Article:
Plenty of rocks adorn volcanologist Brittany Brand’s office — spongy-looking ones; shiny, black, glass-like shards; and bulkier varieties in an array of muted colors. But for Brand, none compare to the simple gray stone with the sparkling middle. It was the first rock in her collection, one that her grandmother gave her when she was 7. She still remembers how it mystified her.
“I was convinced that a small quartz vein running through the rock was a diamond. From there I started researching rocks and then collecting them. It quickly became my passion.”

There are no volcanoes near Cincinnati, Ohio, where she grew up. But when she visited an aunt out West and first spotted Mount Rainier, her future began to take shape. “I became enamored by volcanoes and it just kind of stuck,” she said. She is still so enamored with them that she got married in Marsing, Idaho, so a volcano could be in the background of her wedding pictures. Her wedding cake was a volcano. And she spent her honeymoon hiking around volcanoes in Chile. A spiral notebook from her childhood titled “Brittany’s Stuff of Rocks” has a permanent place in her office next to her first rock and reminds her that she truly has landed her dream job in Boise State’s burgeoning Department of Geosciences, where she gets to share her passion with the next generation of “rock stars.”


“In teaching, enthusiasm goes a long way,” Brand said. “My favorite aspect of research is taking students to the field where we study the layers around volcanoes. We’re surrounded by breathtaking landscapes and we just can’t help being enthusiastic about science and volcanology.”

Brand’s research explores the eruption dynamics of volcanoes, most recently at Mount St. Helens where in 1980 avalanches of hot gas, ash and rock buried or destroyed everything in their path. She is trying to determine what eruption factors control the extent and hazard potential of such flows, and apply what she learns to other volcanoes worldwide. Brand works with volcanologists internationally combining field data, experiments and computational modeling to better predict the risk associated with future eruptions.

She recently took 17 Boise State undergraduate and graduate students to Mount St. Helens. The group camped four nights and spent three 10-hour days in the field, hiking about 25 miles in three days, which included a hike into the crater of the volcano.

Brand also was awarded a National Geographic Society grant for new research at Llaima volcano in Chile. “When Good Volcanoes Go Bad” looks at what conditions promote catastrophic eruptions. Brand and her Ph.D. student, Aaron Marshall, spent five weeks collecting data in Chile last December and are currently working to analyze their findings at Boise State.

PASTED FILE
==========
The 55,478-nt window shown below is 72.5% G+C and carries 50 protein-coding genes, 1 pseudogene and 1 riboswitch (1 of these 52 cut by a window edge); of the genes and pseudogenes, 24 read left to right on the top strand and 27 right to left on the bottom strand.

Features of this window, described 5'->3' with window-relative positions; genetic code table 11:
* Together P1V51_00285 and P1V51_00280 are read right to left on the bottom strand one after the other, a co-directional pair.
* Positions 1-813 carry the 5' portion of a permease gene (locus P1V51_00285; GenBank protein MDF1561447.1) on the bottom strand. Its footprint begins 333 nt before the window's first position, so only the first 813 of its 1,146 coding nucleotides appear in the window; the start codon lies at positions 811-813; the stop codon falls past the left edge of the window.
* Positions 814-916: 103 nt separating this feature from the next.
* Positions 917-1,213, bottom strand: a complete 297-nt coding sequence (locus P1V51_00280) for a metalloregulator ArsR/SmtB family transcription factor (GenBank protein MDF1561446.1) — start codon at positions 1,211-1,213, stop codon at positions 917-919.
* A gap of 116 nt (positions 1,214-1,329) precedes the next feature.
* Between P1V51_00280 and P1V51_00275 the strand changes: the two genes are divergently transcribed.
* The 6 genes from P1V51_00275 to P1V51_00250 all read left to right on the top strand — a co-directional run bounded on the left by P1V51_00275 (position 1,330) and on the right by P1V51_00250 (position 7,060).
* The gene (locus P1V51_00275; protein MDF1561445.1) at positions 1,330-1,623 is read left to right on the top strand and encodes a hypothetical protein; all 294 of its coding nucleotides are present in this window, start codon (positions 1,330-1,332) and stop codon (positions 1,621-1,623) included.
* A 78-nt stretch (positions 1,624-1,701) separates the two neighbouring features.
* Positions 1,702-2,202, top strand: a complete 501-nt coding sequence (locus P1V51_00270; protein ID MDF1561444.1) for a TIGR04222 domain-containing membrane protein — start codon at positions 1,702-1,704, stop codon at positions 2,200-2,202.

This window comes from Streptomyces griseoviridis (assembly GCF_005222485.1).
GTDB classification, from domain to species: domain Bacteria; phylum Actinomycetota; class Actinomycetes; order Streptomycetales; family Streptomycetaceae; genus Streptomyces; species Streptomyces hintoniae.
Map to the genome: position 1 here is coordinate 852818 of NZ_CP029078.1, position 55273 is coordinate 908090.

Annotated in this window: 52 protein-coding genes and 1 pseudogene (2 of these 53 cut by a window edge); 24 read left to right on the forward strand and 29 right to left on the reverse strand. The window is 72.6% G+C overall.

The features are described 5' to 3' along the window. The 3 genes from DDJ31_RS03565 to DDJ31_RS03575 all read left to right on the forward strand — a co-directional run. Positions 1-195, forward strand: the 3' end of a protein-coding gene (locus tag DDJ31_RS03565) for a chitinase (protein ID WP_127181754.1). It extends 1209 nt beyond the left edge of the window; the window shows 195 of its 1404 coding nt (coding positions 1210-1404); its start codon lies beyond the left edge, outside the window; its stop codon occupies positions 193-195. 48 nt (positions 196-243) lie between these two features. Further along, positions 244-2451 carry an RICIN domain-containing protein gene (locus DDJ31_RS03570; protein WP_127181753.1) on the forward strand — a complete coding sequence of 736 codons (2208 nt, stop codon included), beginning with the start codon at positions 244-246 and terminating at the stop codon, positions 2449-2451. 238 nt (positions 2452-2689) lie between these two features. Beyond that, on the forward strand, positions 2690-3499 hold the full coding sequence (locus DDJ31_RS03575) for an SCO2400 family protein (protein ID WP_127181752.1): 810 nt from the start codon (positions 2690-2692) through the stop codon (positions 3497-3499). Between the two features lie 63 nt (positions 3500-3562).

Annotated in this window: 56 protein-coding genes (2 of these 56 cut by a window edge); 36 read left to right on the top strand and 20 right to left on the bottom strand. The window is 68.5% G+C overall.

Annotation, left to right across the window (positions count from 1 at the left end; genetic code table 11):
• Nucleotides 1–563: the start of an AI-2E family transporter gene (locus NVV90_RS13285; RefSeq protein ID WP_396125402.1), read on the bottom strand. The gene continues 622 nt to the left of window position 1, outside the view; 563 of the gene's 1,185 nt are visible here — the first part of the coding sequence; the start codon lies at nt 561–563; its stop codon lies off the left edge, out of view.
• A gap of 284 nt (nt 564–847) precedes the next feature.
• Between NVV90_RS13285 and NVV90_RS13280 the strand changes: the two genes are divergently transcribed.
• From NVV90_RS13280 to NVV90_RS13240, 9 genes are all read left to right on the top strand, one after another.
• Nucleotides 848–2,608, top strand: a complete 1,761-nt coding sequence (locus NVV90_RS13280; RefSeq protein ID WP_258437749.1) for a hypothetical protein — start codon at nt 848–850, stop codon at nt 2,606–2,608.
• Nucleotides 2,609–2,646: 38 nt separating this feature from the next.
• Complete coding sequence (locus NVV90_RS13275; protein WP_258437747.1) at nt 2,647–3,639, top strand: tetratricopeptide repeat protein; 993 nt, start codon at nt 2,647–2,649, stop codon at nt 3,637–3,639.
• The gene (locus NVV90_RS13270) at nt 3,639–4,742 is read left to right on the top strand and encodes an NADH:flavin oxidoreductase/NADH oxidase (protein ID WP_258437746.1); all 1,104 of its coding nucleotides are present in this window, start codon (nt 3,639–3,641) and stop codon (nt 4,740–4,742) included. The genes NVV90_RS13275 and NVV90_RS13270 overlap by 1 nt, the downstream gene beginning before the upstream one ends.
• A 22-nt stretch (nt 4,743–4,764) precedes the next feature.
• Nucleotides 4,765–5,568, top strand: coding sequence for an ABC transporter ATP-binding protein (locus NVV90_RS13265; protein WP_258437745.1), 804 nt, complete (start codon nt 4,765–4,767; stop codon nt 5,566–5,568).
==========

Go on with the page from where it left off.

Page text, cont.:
Dr. Brittany Brand returning from a long day in the field at Villarrica Volcano, Chile. MATTHEW WORDELL

In addition to Marshall, Brand also advises M.S. student Gabriel Garcia, who studies volcanoes on Mars, and Ph.D. student Nick Pollock, who is currently in France running experiments in the lab of her collaborator. Brand also is working with former student Trevor Hawkins to design a lab at Boise State where she and her students can run volcano analog experiments. While rocks and volcanoes are Brand’s passion, her goals go far beyond that when it comes to improving society.

“It is our responsibility as scientists to communicate our passion, our enthusiasm and our adventures with the public, and sometimes I don’t think we do a great job of that. I work with undergraduate and graduate students to develop skills that are transferrable in their careers, such as how to effectively communicate to a range of audiences, and the importance of listening.”

As an alumna of Boise State (M.S. geosciences, 2004), Brand said she could not be more proud of her own experience, both as learner and teacher.

Dr. Brittany Brand & Aaron Marshall studying topographical maps at Llaima Volcano, Chile. MATTHEW WORDELL
“Boise State has grown so much, and the Department of Geosciences is becoming well known for our diverse and high-impact research groups, as well as our education program,” she said. “This is one of the most supportive, collegial, warm environments I’ve experienced in academia. If you get a proposal funded or a paper published, or your student does, your colleagues go out of their way to congratulate you. We also have a lot of freedom to do what we’re inspired to do. I want to foster the same environment for my students. This really is my dream job.”
Music Credit:
Enthusiast – Tours
Creative Commons — Attribution 3.0 Unported— CC BY 3.0 
PAINT IT! by Nicolai Heidlas Music
Creative Commons — Attribution 3.0 Unported— CC BY 3.0 
Music provided by Audio Library
(Song rearranged to adapt to video length)